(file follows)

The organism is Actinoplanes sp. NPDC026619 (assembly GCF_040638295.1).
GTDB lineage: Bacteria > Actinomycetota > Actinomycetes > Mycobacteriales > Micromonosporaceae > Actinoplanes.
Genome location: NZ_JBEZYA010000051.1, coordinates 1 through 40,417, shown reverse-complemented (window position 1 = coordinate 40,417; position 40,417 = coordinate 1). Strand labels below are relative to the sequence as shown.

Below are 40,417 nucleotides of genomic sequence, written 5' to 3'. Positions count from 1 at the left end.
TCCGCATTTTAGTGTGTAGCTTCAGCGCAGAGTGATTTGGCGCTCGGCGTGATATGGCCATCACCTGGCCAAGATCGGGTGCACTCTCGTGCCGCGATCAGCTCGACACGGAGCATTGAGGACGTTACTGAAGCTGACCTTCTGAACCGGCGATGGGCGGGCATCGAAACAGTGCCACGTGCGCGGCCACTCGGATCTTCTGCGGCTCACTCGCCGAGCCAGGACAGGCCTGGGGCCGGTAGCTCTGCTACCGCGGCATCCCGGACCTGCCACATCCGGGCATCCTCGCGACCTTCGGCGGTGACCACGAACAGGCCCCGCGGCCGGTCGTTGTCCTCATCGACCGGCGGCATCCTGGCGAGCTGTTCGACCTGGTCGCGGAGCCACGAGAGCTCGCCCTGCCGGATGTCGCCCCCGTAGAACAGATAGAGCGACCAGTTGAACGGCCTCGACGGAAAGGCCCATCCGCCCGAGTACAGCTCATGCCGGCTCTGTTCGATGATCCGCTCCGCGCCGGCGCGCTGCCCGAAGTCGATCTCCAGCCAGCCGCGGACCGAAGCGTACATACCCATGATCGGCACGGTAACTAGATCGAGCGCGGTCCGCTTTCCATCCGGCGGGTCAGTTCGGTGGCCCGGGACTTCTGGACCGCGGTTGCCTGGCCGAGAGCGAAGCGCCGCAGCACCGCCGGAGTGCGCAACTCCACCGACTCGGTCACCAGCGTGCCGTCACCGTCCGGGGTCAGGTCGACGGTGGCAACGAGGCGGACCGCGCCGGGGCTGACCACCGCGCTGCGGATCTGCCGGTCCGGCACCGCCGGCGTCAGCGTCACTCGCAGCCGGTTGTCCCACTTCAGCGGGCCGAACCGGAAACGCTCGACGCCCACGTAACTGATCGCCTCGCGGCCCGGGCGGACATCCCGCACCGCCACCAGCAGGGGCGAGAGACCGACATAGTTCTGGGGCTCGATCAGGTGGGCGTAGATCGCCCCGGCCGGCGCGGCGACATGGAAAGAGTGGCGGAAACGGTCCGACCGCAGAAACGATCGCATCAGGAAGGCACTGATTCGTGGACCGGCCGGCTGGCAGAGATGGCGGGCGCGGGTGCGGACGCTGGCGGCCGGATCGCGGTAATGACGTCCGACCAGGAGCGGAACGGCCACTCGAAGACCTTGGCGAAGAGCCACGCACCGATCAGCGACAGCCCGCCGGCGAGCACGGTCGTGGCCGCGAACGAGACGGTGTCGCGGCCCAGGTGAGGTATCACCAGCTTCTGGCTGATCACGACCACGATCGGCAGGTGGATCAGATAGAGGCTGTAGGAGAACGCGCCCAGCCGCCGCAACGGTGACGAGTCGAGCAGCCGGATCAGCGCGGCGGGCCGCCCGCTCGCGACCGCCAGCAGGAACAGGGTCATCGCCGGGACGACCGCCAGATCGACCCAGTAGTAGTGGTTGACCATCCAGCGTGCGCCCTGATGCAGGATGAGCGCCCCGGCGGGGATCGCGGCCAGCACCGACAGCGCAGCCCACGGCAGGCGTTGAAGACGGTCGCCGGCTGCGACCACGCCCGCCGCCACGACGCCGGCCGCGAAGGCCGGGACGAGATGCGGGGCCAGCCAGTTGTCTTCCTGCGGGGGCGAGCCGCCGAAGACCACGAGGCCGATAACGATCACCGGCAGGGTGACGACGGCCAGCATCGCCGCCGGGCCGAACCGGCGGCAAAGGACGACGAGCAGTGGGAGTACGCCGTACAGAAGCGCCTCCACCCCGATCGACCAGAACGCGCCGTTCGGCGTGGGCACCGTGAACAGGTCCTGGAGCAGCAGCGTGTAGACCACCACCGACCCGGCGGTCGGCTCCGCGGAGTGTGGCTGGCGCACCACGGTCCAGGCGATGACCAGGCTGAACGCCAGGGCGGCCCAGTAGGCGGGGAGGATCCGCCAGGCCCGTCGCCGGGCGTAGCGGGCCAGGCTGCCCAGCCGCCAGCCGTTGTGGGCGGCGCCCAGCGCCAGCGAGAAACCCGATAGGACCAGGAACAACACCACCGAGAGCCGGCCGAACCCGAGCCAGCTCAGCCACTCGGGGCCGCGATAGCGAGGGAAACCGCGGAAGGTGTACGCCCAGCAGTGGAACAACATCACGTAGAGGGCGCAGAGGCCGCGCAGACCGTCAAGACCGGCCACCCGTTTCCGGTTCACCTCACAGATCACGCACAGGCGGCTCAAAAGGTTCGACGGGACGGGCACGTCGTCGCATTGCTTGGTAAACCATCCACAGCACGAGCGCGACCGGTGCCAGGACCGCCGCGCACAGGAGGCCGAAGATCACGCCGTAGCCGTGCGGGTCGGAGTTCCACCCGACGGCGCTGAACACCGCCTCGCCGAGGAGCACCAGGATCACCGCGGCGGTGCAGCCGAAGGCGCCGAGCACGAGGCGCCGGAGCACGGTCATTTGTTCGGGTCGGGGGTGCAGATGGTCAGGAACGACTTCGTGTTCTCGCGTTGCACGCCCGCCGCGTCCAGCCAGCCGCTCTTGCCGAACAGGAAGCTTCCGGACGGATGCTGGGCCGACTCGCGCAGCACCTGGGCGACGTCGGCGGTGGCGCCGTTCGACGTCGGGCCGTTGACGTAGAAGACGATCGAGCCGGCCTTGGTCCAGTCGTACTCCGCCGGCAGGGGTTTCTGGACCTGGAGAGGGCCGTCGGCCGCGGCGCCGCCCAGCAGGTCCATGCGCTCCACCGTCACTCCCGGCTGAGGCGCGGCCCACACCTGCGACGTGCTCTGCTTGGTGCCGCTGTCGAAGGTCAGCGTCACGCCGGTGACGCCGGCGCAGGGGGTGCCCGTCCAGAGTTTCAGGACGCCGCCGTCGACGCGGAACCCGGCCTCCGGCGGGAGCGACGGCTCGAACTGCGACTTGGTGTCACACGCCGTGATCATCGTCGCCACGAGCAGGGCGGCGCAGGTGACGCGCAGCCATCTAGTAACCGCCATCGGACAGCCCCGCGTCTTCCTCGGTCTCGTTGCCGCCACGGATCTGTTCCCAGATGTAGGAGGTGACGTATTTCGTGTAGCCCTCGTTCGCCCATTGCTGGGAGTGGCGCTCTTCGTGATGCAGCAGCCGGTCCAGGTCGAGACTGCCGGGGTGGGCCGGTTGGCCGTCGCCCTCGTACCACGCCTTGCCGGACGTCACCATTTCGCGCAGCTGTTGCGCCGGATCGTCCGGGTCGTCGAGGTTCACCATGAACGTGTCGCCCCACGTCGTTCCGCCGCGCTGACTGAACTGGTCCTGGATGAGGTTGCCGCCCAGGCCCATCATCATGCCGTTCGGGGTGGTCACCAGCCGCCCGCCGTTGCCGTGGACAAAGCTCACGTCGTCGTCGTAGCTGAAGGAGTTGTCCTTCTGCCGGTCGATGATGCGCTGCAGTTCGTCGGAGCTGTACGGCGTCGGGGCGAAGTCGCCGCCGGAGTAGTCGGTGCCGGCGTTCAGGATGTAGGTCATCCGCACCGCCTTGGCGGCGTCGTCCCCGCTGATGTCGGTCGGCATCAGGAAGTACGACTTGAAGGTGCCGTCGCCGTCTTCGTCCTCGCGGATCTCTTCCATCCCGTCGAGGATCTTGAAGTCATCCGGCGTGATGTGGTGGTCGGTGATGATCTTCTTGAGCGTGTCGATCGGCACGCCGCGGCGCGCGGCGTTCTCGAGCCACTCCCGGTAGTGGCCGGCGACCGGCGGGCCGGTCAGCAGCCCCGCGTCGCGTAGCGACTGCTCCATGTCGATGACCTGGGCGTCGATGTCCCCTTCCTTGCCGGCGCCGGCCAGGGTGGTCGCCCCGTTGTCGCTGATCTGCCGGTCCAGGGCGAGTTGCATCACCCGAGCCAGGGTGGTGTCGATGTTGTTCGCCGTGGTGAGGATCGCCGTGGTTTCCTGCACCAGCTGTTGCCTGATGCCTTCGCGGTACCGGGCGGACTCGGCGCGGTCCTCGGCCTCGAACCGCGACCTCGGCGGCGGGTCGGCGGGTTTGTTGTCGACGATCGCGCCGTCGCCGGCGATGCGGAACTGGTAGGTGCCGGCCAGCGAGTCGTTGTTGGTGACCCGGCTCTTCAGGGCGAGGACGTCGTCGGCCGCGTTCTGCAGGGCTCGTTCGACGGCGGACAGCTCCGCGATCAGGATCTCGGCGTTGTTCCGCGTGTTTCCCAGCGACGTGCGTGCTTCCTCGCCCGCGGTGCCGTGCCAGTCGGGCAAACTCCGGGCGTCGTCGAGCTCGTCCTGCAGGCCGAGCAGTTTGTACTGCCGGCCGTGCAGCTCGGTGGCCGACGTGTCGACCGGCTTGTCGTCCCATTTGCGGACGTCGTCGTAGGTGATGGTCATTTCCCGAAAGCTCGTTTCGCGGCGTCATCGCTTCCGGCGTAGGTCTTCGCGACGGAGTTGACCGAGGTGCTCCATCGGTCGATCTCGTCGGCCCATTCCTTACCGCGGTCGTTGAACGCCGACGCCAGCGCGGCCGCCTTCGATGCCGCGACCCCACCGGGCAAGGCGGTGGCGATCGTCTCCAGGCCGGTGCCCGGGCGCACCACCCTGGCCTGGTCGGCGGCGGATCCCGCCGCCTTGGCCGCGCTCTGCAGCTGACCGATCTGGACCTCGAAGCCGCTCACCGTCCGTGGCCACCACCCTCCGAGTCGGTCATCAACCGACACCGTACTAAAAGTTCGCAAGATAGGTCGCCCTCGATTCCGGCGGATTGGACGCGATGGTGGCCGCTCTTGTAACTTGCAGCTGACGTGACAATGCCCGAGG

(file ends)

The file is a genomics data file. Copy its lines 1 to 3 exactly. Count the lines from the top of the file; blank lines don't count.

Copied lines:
The organism is Actinoplanes sp. NPDC026619 (assembly GCF_040638295.1).
GTDB lineage: Bacteria > Actinomycetota > Actinomycetes > Mycobacteriales > Micromonosporaceae > Actinoplanes.
Genome location: NZ_JBEZYA010000051.1, coordinates 1 through 40,417, shown reverse-complemented (window position 1 = coordinate 40,417; position 40,417 = coordinate 1). Strand labels below are relative to the sequence as shown.